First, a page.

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Below is written in javadocs

The equals method for class Object implements the most discriminating possible equivalence relation on objects; that is, for any non-null reference values x and y, this method returns true if and only if x and y refer to the same object (x == y has the value true).

Does it mean object1.equals(object2) return true only when object1==object2.

Below example at In Java, what is a shallow copy?

class Foo { private Bar myBar; ... 
public Foo shallowCopy() { 
 Foo newFoo = new Foo(); newFoo.myBar = myBar; return newFoo; }  
public Foo deepCopy() { Foo newFoo = new Foo(); newFoo.myBar = myBar.clone(); //or new Bar(myBar) or myBar.deepCopy or ... return newFoo; } } Foo myFoo = new Foo();
Foo sFoo = myFoo.shallowCopy();
Foo dFoo = myFoo.deepCopy(); 

myFoo.myBar == sFoo.myBar => true
myFoo.myBar.equals(sFoo.myBar) => true
myFoo.myBar == dFoo.myBar => false
myFoo.myBar.equals(dFoo.myBar) => true 

If First understading is correct how come myFoo.myBar.equals(dFoo.myBar) => true

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3  
If you gave asked 35 questions you should know how to format your code ;) –  Peter Lawrey Jul 14 '11 at 20:35
2  
You've asked 34 previous questions. With respect, you really should be formatting things correctly by now. Please edit your question and format the block quotes, so we don't have to guess where they start and end, and format the code so it's readable. There was a handy How to Format box to the right when you were asking your question and a preview area underneath it. 34 questions in, formatting and checking the result should be automatic. Edit: @Amir has been kind enough to do it for you, but really he shouldn't have had to, that's something people do for newbies. –  T.J. Crowder Jul 14 '11 at 20:35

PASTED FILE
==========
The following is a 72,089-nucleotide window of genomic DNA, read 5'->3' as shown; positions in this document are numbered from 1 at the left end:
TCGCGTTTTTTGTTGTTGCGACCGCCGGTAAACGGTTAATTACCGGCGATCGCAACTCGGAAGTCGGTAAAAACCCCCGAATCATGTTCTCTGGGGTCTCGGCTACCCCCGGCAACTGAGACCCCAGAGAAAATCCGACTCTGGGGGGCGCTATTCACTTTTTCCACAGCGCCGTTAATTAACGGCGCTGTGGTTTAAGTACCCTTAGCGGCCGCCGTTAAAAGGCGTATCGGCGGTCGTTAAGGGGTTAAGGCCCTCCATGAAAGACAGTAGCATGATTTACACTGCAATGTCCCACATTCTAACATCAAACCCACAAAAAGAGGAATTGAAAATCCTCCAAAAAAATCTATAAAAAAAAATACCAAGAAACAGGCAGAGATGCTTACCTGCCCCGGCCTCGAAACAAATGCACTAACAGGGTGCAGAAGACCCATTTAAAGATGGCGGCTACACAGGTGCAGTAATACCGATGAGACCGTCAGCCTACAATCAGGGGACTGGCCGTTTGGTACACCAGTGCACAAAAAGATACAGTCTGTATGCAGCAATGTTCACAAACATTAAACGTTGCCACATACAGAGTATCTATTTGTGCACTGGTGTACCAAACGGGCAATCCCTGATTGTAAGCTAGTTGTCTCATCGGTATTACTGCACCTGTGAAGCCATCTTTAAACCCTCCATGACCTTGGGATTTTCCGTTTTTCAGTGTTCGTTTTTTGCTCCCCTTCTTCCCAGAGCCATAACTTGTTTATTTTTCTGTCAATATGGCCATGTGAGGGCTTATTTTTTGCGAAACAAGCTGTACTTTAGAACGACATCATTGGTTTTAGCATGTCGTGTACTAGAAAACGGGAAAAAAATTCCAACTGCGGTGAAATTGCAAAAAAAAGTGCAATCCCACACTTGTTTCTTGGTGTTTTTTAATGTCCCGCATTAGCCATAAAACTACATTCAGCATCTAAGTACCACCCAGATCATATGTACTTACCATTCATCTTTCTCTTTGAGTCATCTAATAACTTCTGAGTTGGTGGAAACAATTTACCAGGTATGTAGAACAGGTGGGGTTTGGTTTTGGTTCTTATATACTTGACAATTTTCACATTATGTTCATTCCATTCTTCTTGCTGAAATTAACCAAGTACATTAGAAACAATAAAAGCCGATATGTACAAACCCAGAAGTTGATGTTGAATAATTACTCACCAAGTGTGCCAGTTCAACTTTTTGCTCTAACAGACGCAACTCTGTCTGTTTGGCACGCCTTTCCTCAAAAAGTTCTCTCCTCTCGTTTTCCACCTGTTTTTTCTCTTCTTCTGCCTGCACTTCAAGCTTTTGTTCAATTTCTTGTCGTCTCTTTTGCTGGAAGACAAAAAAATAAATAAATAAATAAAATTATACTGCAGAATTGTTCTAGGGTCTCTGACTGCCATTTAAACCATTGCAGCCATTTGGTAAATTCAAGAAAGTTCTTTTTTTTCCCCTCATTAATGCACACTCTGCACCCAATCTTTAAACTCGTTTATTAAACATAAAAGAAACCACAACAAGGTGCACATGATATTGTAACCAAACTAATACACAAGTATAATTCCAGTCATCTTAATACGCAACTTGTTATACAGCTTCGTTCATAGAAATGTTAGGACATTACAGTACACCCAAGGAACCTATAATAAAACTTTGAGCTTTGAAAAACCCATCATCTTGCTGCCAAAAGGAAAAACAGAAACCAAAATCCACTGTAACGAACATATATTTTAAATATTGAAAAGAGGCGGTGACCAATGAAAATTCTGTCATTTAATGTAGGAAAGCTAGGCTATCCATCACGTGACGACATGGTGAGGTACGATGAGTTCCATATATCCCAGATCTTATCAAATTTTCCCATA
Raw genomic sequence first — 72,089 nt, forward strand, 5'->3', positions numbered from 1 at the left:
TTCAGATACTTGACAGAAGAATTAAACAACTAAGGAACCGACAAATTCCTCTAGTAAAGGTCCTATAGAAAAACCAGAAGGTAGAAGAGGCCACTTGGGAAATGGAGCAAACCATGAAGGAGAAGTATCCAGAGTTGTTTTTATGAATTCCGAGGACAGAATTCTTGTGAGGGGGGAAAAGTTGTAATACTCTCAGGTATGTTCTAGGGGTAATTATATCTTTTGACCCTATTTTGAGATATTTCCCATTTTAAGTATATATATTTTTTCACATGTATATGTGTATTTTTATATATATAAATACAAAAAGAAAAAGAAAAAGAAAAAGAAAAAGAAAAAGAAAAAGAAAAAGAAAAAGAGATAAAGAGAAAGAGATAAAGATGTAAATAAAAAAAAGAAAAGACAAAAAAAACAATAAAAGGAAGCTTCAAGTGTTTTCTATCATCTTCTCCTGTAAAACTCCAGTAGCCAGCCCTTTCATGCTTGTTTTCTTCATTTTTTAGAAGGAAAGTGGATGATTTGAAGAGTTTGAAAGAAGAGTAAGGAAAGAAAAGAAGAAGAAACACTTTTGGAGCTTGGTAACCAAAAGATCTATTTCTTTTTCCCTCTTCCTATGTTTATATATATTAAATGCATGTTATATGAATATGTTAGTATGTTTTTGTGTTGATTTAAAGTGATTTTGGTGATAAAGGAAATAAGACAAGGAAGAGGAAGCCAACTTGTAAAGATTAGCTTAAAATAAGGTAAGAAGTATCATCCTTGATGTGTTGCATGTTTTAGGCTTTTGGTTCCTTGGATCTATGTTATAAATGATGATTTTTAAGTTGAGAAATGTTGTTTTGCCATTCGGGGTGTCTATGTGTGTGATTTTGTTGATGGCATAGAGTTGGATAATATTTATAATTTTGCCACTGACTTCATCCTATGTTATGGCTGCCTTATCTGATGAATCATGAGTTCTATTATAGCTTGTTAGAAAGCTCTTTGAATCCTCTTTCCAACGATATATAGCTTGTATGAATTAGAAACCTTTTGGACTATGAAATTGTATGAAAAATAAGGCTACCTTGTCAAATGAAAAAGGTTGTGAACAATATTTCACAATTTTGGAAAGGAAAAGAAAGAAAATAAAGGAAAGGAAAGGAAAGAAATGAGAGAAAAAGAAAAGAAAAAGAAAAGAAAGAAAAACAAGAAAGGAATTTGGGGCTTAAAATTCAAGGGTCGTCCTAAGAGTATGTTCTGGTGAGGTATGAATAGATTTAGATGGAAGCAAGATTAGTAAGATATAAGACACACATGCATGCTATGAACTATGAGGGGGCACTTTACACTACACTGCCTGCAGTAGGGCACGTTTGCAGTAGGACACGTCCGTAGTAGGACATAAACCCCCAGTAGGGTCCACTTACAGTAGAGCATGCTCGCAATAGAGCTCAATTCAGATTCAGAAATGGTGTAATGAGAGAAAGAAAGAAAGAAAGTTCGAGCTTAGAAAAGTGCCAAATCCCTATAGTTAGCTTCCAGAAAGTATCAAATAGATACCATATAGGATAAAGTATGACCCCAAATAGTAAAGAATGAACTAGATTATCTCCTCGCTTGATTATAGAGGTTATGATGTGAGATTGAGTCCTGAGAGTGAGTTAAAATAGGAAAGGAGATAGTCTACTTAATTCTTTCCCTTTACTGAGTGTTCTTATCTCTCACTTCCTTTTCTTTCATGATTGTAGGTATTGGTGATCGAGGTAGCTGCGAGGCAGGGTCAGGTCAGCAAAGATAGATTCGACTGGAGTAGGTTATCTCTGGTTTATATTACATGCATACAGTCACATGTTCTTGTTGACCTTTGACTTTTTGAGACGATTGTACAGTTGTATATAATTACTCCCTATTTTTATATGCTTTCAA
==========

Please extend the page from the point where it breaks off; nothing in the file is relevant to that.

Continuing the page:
Srry for inconvenience. I wiil take care of it in future –  M Sach Jul 15 '11 at 10:58
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2 Answers

up vote 6 down vote accepted

The default implementation for equals is the same as ==

However it is common practice to override this method and give it an implementation where two objects are equal if the type and contents are the same. It should always be true when == is true.

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Thanks. Actuaaly i am interested about below specific line in code myFoo.myBar.equals(dFoo.myBar) =>true As per my understanding it should be false as its a deep copy anf we have not overriden equals method –  M Sach Jul 15 '11 at 10:59
    
That is what I am talking about. The most logical explaination if that Bar has an equals method which accepts objects which contain the same values. –  Peter Lawrey Jul 15 '11 at 11:02
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No, o1.equals(o2) should return true when o1 == o2 is true, but it can also return true under other circumstances.

o1 == o2 returns true if o1 and o2 reference the same object, i.e. the same piece of memory.

However we're often interested in whether two objects are the same based on their properties other than their location in memory. For example if I execute new String("Hello World") twice, then the two strings are the same based on the sequence of characters they represent, but they are not the same object in memory.

The JavaDocs are talking about the implementation of equals() provided by the Object class itself, which returns true when the == operator returns true. When you create a subclass of object, you can re-implement the equals method to provide the kind of equality described above.

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